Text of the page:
Sunday, August 26, 2012

A road trip to Mars, and then on to Titan (no long losing streaks, please)


I made a visit to the Virginia Air and Space Museum in Hampton, on the tip of the Peninsula, Friday.  I was intrigued by the possibility that the “interplanetary” exhibits might be more detailed than those at the National Air and Space Museum with the Smithsonian in Washington.

The main attraction, on the second level, was probably the simulated trip to Mars, which then opens up onto a “walkthrough” of the Mars surface. 

Would social media be available to settlers on the Moon, or Mars, in the future?  It would take light only a bit more than a second to reach the Moon, so response to tweets and Facebook posts and “likes” wouldn’t be so challenging.   For Mars, light would take perhaps a half hour, depending on the orbital position.  One major challenge would be that advertisers would not be able to sell much to settlers.

There was a station, where you could weigh yourself on all the other planets, and there were photographic dioramas, rather small, of the surfaces (as imagined by artists) or Mercury, Venus, Mars, Europa, and Titan.  I don’t recall seeing the Titan surface being shown at the museum in DC.  But why not have a diorama based on the Cassini probe photos from 2005? The same ought to be dome for Io, Europa, and Triton.

There was a panel that explained how the gas giant planets are constructed, but what would be interesting would be an animated video showing what the hydrogen would “look like” as it changes gradually from gas to liquid and then to metal under tremendous pressure.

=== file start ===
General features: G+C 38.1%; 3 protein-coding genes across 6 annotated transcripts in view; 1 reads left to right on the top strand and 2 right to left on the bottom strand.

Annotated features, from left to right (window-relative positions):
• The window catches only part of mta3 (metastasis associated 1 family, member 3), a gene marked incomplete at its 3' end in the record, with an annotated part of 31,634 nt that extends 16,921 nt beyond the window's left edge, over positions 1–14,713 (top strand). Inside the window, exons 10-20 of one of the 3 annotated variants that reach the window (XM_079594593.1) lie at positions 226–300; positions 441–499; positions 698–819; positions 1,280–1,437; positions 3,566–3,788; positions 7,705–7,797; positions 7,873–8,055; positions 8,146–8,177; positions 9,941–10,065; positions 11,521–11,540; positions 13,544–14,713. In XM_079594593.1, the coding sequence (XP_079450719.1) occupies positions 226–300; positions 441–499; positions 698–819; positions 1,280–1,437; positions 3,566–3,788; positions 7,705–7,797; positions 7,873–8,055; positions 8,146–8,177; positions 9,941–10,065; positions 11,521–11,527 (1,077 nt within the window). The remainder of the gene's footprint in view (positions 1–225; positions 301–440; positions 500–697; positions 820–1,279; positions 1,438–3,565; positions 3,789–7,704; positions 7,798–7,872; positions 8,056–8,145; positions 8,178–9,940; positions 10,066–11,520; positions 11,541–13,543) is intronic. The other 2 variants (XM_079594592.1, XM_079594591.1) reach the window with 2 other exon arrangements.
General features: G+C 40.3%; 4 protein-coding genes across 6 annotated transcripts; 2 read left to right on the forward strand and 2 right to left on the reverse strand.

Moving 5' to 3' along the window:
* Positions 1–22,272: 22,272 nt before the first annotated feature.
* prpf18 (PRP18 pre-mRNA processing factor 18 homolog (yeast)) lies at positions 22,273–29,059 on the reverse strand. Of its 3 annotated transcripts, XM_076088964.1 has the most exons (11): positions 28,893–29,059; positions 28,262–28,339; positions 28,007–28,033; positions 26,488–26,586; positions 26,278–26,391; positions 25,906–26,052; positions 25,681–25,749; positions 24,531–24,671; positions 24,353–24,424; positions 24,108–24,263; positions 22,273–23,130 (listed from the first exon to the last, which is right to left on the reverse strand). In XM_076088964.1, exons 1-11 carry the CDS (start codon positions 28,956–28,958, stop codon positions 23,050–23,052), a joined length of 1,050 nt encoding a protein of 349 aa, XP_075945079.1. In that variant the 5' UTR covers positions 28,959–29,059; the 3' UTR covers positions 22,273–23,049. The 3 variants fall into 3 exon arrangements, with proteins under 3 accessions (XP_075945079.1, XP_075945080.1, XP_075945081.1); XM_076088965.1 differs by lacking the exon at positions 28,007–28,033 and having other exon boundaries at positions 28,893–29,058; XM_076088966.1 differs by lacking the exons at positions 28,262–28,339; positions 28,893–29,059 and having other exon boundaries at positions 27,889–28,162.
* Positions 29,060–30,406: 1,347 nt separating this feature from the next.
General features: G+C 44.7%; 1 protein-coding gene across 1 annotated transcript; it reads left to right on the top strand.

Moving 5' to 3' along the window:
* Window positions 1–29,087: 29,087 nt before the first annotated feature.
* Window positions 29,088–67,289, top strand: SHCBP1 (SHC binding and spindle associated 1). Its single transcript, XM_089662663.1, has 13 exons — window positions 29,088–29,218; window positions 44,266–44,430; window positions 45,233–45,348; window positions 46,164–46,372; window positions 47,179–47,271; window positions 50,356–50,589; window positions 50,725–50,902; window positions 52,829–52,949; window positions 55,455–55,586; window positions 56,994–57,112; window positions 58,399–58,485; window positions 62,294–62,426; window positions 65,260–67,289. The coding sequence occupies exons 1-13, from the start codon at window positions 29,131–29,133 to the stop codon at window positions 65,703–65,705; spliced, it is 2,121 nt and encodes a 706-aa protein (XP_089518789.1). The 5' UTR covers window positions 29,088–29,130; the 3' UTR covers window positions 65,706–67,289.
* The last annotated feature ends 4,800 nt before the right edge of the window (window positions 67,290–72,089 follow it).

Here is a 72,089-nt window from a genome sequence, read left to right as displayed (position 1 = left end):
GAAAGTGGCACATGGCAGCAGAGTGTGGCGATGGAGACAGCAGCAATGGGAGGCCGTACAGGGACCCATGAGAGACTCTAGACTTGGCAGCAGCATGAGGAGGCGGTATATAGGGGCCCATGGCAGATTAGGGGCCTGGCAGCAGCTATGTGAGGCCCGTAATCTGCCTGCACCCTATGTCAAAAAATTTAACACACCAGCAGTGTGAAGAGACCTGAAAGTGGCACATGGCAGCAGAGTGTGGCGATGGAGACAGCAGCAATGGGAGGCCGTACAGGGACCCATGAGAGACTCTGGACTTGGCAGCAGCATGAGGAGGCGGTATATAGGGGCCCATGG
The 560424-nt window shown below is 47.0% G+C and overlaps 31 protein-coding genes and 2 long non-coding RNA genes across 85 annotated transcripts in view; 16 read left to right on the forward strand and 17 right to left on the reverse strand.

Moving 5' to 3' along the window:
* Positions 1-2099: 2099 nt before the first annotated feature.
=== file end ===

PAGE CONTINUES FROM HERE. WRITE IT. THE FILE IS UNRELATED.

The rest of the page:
There were artist’s renditions of possible extrasolar planets, but nothing about a planet that is tidally locked.  However. There is a diorama showing the space museum in a “termination zone” that could be interpreted as an environment on a tidally locked planet.

In one of my screenplays, “69 Minutes to Titan” (based on the length of time light might take to reach Titan, the largest and most “alive” moon of Saturn), angels are recruiting people to go live on their base on Titan and become angels themselves. 

There is a computer game where you design a “solar system” and then watch the planets collide or fly out because what you design isn’t stable.


If you go, you park at the Crown Plaza hotel (free only if you stay at the hotel). 

No comments: